My first memory of having khowsuey is at a restaurant called Pot Pourri in Bandra, in Bombay. The description of the dish had intrigued me and many of the flavours were similar to Indian cuisine. Yet, I had never tasted anything like it before! It was delicious!

We know khowsuey as a Burmese noodle soup, but it wasn’t till years later that I understood exactly what it was and how it should be made. Katherine who has been living and working with us for 8 years, is from Myanmar and is an excellent cook. When she first joined us, I gently asked her if she knew how to make khowsuey. She looked surprised, as I’m sure she didn’t expect me to know about the dish, but she did know how to make it.

Her version was different to what I had eaten at Pot Pourri, but soon became my new favourite. Katherine explained that the word khao swè means noodles in Myanmar. When served with coconut milk, which is the version most of us enjoy, it is called Ohn no khao swè, which literally means coconut milk noodles. This is a curried chicken and coconut milk broth thickened with besan or gram flour.

The noodles used in this dish are typically wheat noodles. But there are a variety of other khowsuey dishes, some made with rice noodles, some fried and not always served with soup, she explained.

So here is Katherine’s recipe for khowsuey. The original recipe is with chicken, but we now make a vegetarian version with tofu.


  • 10 Shallots, sliced 
  • 2 squares of tofu (2 inch x 2 inch each)
  • 1 cup besan (gram flour)
  • 200 ml Coconut milk
  • ¼ tsp Turmeric powder
  • ½ tsp Chilli powder
  • Onion paste, made from 1 medium onion
  • ¾ tsp garlic paste
  • ½ tsp ginger paste
  • 25 Shallots, soaked in water to make it easier to peel
  • 1 litre Vegetable/chicken stock
  • 1 tsp fish sauce (or 1 tbsp if you like the taste, or omit completely if you don’t)
  • 1 packet of fresh yellow noodles or dried noodles

For the topping:

  • 4-5 shallots or small pink onions, sliced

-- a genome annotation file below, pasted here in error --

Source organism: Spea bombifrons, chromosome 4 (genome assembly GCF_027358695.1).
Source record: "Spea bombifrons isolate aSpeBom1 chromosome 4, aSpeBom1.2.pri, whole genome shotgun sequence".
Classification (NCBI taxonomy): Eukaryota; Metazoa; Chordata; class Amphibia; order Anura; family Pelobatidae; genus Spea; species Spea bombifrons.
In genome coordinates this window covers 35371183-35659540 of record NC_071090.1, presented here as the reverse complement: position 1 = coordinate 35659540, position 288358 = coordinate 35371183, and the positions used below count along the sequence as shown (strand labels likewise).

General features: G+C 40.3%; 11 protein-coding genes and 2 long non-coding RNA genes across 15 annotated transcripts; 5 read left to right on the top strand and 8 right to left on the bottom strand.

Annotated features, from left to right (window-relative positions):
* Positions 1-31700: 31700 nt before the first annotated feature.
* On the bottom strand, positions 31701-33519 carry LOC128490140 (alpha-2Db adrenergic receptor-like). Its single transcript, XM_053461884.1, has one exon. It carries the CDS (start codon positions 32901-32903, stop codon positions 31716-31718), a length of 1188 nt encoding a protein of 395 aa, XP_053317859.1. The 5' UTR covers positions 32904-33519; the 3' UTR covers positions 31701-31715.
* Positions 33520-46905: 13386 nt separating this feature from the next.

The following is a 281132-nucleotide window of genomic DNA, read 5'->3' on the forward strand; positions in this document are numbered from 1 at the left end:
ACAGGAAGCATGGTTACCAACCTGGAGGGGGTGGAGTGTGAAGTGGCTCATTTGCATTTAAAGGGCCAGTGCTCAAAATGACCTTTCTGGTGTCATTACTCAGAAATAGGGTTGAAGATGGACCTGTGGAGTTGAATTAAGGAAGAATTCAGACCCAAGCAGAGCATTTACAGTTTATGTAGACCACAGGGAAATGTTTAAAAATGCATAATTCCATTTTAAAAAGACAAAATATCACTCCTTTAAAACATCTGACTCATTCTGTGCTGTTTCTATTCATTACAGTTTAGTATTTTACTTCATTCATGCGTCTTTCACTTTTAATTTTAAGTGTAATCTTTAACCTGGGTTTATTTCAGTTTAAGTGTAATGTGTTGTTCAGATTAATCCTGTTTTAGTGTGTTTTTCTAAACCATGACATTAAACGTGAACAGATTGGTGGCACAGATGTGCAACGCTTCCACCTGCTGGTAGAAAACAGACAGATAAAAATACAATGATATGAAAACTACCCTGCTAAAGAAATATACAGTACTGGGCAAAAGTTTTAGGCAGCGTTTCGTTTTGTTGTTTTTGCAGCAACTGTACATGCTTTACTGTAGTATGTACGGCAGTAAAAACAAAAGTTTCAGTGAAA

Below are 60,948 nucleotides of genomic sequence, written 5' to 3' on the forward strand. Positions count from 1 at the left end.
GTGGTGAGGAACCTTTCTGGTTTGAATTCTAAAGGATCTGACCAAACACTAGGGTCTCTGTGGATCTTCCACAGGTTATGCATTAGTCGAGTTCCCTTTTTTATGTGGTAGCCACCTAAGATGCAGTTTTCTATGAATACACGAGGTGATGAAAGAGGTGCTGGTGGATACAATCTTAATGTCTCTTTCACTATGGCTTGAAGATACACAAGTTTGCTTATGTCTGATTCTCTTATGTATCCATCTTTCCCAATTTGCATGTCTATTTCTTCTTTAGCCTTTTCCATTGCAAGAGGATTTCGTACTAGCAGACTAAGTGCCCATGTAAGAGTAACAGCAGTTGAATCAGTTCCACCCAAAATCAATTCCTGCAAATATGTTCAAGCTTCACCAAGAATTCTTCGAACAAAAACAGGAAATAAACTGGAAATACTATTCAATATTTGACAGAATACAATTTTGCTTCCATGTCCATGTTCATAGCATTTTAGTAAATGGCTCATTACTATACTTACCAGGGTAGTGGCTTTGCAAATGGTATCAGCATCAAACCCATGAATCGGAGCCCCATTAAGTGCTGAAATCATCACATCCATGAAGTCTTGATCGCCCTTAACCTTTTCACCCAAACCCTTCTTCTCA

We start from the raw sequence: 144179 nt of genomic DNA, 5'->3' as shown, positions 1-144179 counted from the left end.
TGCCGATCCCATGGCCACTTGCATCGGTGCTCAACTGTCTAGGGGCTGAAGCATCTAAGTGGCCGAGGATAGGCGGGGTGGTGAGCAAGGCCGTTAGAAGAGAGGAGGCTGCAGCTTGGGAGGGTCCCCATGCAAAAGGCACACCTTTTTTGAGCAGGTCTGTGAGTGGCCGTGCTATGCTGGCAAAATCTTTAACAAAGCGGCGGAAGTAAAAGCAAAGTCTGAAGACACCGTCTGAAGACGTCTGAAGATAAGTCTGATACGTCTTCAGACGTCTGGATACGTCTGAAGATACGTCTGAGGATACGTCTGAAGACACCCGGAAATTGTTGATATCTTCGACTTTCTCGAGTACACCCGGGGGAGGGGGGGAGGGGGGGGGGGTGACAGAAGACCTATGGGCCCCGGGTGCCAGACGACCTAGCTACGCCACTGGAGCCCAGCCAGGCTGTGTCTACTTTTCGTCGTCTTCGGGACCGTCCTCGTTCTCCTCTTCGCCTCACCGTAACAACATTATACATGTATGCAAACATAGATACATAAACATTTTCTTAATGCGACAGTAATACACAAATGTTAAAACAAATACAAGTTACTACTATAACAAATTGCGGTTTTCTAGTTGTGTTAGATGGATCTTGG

• 1-2 small red chillies
  • 1/2 cup fresh coriander leaves
  • 5-6 boiled eggs
  • 2-3 limes


In a cooking vessel, add 2 tbsp of oil and over a medium heat, fry the 10 sliced shallots till crisp and golden brown. Remove from the oil and put them in a strainer, placed over a bowl and let them oil drip. The shallots will become crisp when they cool down. Do not discard the oil in the vessel, as we will make the soup in the same vessel.

In a saucepan, roast the besan powder till fragrant, but do not let it become red in colour. Remove the besan into a bowl and let it cool down. After the besan is cool, add 1 cup water and mix well. Return this to the saucepan and cook it for 5 mins. Turn off the heat and keep aside.

If using tofu, cut the tofu into strips, marinate with a little salt & black pepper powder and leave for 1-2 mins. Heat 1-2 tbsp oil in a frying pan and fry the tofu till light brown. Remove and keep aside on a plate.

In the vessel that you used to fry the shallots, add 1 tbsp oil. Once the oil is hot, add the turmeric and stir fry for 1 min. Then add the garlic, ginger and onion paste and sauté. Then add the red chilli powder and sauté for another minute.

Now add the shallots and stock and bring to a boil. Reduce the heat and let the shallots cook. Once they are softened, add the besan & water mixture and coconut milk, and then the fish sauce (if using). Stir the mixture well, add 1 tsp of pepper powder and bring to a boil. Then reduce the heat, add the tofu slices and adjust for salt. Turn off the heat. Add the fried shallots and mix with the soup. (You can also reserve half the quantity to sprinkle on top of the dish when serving)

If using fresh noodles, insert them in hot water for 30 sec and then strain and keep aside. If using packet noodles, follow the instructions on the packet to cook the noodles separately, then strain and keep aside

Before serving, keep the following ready

  • Cut the boiled eggs into half and arrange on a plate/place in a bowl
  • Finely slice the shallots and arrange on a plate
  • Chop up the limes into wedges
  • Finely chop the red chilli and coriander

To serve the khowsuey, use a ladle to serve the soup in a bowl. Now add the noodles and top up with the sliced shallots, red chillies, khowsuey. The soup to noodles ratio is up to you. We usually take an equal ratio to start with, but I know some people prefer more soup to noodles. The quantity of rest of the ingredients is also up to you. Don’t forget to squeeze a good amount of lime though, since that really elevates the dish.